Ethiopia torturing political detainees - HRW

2013-10-18 09:01

(Shutterstock)

Multimedia   ·   User Galleries   ·   News in Pictures Send us your pictures  ·  Send us your stories

Johannesburg - Ethiopian police are torturing political prisoners at a facility in Addis Ababa, according to a new report released on Friday by the rights group Human Rights Watch.

Entitled "They Want a Confession", the report charges that police torture people until they agree to confess to various crimes, whether true or not. It also says that since disputed elections in 2005 the government has tightened restrictions on freedom of speech.

An anti-terror law passed in 2009 has given the government even more means to restrict opposition voices and crackdown on dissidents.

Detainees, including political activists and journalists, say they were beaten and also forced into stress positions, such as hanging people from their wrists, the report alleges. 

Based on interviews with 35 people, the new report focuses on the Federal Police Crime Investigation Sector, commonly known as Maekelawi, which is located in Addis Ababa.

Prisoners are taken there shortly after they are arrested. Initial interrogations are carried out at the facility, and often, abuses soon follow.

Many prisoners were held for months without access to lawyers or their families, often in conditions which included poor food and inadequate medical treatment, according to testimonies collected by the New York-based rights group.

"The coercive methods, exacerbated by the poor detention conditions, are used by the authorities at Maekelawi to maximize pressure on detainees to extract statements, confessions, and other information-whether accurate or not-to implicate them and others in alleged criminal activity," the report charges.

Those who have been abused by the system have little options for redress, as the judiciary is seen as a politicised body that bends to the government's will, the report said.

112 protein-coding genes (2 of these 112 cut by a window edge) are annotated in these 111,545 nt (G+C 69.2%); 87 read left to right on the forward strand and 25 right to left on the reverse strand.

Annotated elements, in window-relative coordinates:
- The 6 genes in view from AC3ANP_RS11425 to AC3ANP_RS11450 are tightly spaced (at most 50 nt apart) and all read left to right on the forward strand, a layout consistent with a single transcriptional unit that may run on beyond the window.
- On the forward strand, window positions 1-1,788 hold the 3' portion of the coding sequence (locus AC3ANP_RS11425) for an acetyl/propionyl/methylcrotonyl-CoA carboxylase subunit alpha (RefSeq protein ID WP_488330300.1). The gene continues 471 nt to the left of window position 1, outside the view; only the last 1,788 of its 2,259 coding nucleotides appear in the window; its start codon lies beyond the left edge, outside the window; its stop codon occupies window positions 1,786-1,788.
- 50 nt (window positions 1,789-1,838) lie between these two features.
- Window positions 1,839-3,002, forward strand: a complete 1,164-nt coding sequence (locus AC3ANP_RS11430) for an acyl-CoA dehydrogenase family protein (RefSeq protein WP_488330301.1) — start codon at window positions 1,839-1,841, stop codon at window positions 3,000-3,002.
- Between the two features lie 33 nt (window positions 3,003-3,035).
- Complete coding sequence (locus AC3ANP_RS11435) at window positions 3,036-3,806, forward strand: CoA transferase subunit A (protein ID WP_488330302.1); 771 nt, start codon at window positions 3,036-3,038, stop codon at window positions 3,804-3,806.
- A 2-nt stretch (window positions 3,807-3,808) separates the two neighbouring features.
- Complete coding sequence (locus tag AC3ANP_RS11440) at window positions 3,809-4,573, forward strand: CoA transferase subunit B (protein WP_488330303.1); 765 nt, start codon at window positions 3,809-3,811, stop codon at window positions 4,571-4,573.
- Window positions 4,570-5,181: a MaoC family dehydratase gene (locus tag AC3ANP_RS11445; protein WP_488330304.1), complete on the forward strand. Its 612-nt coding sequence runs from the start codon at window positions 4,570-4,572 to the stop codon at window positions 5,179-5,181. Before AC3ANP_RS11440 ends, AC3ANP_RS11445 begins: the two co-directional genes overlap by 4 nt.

Human Rights Watch said donors to Ethiopia - a major recipient of Western aid money - should demand accountability from the authorities, including ensuring access to the detention centre for observers.

Read more on:    human rights watch  |  ethiopia  |  east africa

Join the conversation!

24.com encourages commentary submitted via MyNews24. Contributions of 200 words or more will be considered for publication.

We reserve editorial discretion to decide what will be published.
Read our comments policy for guidelines on contributions.

24.com publishes all comments posted on articles provided that they adhere to our Comments Policy. Should you wish to report a comment for editorial review, please do so by clicking the 'Report Comment' button to the right of each comment.

Comment on this story
0 comments
Comments have been closed for this article.

Inside News24

 
/News

Book flights

Compare, Book, Fly

Traffic Alerts
There are new stories on the homepage. Click here to see them.
 
English
Afrikaans
isiZulu

Hello 

Create Profile

Creating your profile will enable you to submit photos and stories to get published on News24.


Please provide a username for your profile page:

This username must be unique, cannot be edited and will be used in the URL to your profile page across the entire 24.com network.

Settings

Location Settings

News24 allows you to edit the display of certain components based on a location. If you wish to personalise the page based on your preferences, please select a location for each component and click "Submit" in order for the changes to take affect.




Facebook Sign-In

Hi News addict,

Join the News24 Community to be involved in breaking the news.

Log in with Facebook to comment and personalise news, weather and listings.